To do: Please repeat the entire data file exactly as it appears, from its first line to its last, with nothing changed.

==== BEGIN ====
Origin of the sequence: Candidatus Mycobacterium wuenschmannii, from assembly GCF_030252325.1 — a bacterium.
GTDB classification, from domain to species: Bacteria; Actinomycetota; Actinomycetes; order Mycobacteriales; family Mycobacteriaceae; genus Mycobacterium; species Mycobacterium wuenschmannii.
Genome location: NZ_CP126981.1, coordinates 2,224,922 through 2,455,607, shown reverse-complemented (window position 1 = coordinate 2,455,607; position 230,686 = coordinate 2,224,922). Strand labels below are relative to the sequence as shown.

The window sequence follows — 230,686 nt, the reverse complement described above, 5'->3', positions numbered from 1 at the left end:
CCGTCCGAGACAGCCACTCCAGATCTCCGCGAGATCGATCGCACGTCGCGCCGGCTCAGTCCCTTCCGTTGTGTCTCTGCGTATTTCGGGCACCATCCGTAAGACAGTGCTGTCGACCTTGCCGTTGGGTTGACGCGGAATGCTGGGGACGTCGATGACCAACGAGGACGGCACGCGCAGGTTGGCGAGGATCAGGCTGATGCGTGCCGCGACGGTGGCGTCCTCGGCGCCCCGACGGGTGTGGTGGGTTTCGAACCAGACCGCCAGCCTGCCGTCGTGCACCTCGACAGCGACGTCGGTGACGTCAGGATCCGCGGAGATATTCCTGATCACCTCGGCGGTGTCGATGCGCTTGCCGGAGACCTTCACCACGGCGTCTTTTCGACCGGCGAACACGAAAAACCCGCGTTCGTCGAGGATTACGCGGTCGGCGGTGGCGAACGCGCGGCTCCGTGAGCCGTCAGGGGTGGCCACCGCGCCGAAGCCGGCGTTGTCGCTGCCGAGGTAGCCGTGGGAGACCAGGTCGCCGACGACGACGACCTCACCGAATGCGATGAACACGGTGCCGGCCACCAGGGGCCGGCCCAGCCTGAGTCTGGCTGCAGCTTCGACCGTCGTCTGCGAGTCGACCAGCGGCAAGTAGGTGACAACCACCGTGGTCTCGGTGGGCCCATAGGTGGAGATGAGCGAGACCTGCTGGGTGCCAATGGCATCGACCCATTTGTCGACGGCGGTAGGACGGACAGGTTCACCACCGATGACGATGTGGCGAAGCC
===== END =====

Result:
Origin of the sequence: Candidatus Mycobacterium wuenschmannii, from assembly GCF_030252325.1 — a bacterium.
GTDB classification, from domain to species: Bacteria; Actinomycetota; Actinomycetes; order Mycobacteriales; family Mycobacteriaceae; genus Mycobacterium; species Mycobacterium wuenschmannii.
Genome location: NZ_CP126981.1, coordinates 2,224,922 through 2,455,607, shown reverse-complemented (window position 1 = coordinate 2,455,607; position 230,686 = coordinate 2,224,922). Strand labels below are relative to the sequence as shown.

The window sequence follows — 230,686 nt, the reverse complement described above, 5'->3', positions numbered from 1 at the left end:
CCGTCCGAGACAGCCACTCCAGATCTCCGCGAGATCGATCGCACGTCGCGCCGGCTCAGTCCCTTCCGTTGTGTCTCTGCGTATTTCGGGCACCATCCGTAAGACAGTGCTGTCGACCTTGCCGTTGGGTTGACGCGGAATGCTGGGGACGTCGATGACCAACGAGGACGGCACGCGCAGGTTGGCGAGGATCAGGCTGATGCGTGCCGCGACGGTGGCGTCCTCGGCGCCCCGACGGGTGTGGTGGGTTTCGAACCAGACCGCCAGCCTGCCGTCGTGCACCTCGACAGCGACGTCGGTGACGTCAGGATCCGCGGAGATATTCCTGATCACCTCGGCGGTGTCGATGCGCTTGCCGGAGACCTTCACCACGGCGTCTTTTCGACCGGCGAACACGAAAAACCCGCGTTCGTCGAGGATTACGCGGTCGGCGGTGGCGAACGCGCGGCTCCGTGAGCCGTCAGGGGTGGCCACCGCGCCGAAGCCGGCGTTGTCGCTGCCGAGGTAGCCGTGGGAGACCAGGTCGCCGACGACGACGACCTCACCGAATGCGATGAACACGGTGCCGGCCACCAGGGGCCGGCCCAGCCTGAGTCTGGCTGCAGCTTCGACCGTCGTCTGCGAGTCGACCAGCGGCAAGTAGGTGACAACCACCGTGGTCTCGGTGGGCCCATAGGTGGAGATGAGCGAGACCTGCTGGGTGCCAATGGCATCGACCCATTTGTCGACGGCGGTAGGACGGACAGGTTCACCACCGATGACGATGTGGCGAAGCC